In the Family Room
– Fierce Fiction by Steve Bourdeau –
Before they leave, his mother and sister and him, for what will turn out to be their last visit to the hospital, Jake, twelve and a half years old, sits in his father’s office in the basement. He is holding a joystick, trying to beat his high-score on Skate or Die, an old Commodore 64 game he has recently taken up again, in part out of boredom, in part since it reminds him of summer. And it works: he gets lost in a daydream-memory filled with July sun and cloudless blue skies and hot glittering asphalt. He is skateboarding around the neighbourhood with his friends Francois and Eric, laughing at a dumb stunt Eric just pulled, and trying some fancy tricks on his lime-green Santa Cruz skateboard (a gift from his father on their family trip to Florida two winters ago, the memory of which seems to him now like another life altogether).
It is the mellow, tired voice of his mother, calling him from upstairs and telling him to get ready, that pries him loose from the warm summery glow of that scene. He doesn’t budge immediately. He can see through the narrow basement window that it is already getting dark out, even though it isn’t even 5pm yet. A cold gusty wind moves snow drifts across the front yard like white silk ribbons twirled by an invisible hand. He stares for a moment at the snow blown across the window. He knows it means the drive to the hospital—out of their town, along the highway, across the bridge and into the heavy, frenzied traffic of Montreal—will be long, tense, and difficult, especially for his mother.
As he walks out of the office, he remembers to close the light, so he turns around and, in a flash, seeing the empty chair and desk and the old computer, he has a glimpse of his father sitting right there, back when he still had thick black hair on his head. What Jake remembers: walking downstairs every night to say goodnight, and watching for a couple of minutes as his father types in hundreds of lines of code on the bright blue screen, meaningless assortments of letters, numbers, and symbols taken from a page in a thick spiral-bound book that his father follows meticulously, using a short transparent ruler that he pushes down one line at a time, to make sure he doesn’t lose his way through the maze of gibberish. One mistake, he explains patiently, one missing character, one missing slash, and none of it will work. What he remembers most of all is the Saturday afternoon when his father completes the task, hollers for the whole family to join him in his office and shows them, beaming with fascination, the result of all his hard work: an animated Christmas tree on the computer screen, complete with strings of red garlands, a white star on top, dazzling lights flashing blue, pink, orange, purple, and stars pulsating yellow everywhere in the black sky above.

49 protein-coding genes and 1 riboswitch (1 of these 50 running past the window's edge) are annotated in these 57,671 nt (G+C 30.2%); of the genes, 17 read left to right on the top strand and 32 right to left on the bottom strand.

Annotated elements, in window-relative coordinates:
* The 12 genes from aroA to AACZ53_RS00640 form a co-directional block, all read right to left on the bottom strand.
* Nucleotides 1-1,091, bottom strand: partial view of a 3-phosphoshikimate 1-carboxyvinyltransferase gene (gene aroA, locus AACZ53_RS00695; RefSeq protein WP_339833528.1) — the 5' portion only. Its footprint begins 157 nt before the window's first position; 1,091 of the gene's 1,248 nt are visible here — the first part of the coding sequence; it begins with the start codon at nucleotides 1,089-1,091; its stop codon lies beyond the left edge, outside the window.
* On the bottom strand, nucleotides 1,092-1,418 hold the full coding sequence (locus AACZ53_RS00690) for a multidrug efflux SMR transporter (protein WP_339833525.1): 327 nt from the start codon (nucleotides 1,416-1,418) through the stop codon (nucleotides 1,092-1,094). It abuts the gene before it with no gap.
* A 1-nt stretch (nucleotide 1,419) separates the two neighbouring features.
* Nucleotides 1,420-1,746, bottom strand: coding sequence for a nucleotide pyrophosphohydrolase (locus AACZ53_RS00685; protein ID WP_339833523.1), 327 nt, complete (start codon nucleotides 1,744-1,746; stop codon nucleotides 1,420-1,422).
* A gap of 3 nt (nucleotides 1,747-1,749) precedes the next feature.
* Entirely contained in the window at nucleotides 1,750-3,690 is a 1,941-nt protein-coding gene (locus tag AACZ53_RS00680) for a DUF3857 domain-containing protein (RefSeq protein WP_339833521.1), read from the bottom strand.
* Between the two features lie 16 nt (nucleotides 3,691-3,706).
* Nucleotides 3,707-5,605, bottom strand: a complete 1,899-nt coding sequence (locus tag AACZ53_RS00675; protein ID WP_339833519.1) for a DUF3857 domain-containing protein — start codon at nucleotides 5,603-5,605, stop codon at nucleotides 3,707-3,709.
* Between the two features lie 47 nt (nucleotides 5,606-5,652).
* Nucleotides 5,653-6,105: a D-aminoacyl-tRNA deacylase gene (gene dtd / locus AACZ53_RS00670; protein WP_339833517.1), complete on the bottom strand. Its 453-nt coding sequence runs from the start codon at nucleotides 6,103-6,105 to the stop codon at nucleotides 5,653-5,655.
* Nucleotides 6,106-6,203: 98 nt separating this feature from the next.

The memory is fleeting, of course, gone in a fraction of a second, and the next instant he is in the tiny vestibule with his sister Cynthia, putting his jacket on and his (at least) one-size-too-small winter boots from last year. His mother, standing across the doorway, back from clearing the snow off the car, forces a weak smile and asks whether they are all set. Neither Jake nor Cynthia return the smile—even Cynthia, who is fifteen, is too young to understand the necessity, for survival, of certain forms of pretending, in circumstances like that—but they are ready to go, and so in the last blueish fading light of this mid-December evening, they walk sullenly to the car, and leave for what his mother warns will be, in these conditions, at least a one-hour drive.
Jake has come to hate these daily treks to the hospital in far-away downtown Montreal. He barely has time to do his homework when he comes back from school. They eat supper too early, too quickly, then leave almost right away. He wishes he could stay back, stay on his own, but he never complains. He accepts their current routine, even if he cannot fully comprehend it, calmly, with a stoicism that is way beyond his years. The last thing he wants, at this point, is to be another burden on his mother’s shoulders. One thing he does understand, even then, is that the weight his mother carries—the challenges of her present, the fear of her future—it must be enough to crush a person’s spirit and character completely. Enough to crush someone’s sinews and bones as well, Jake knows, making it almost impossible to stand upright, and yet…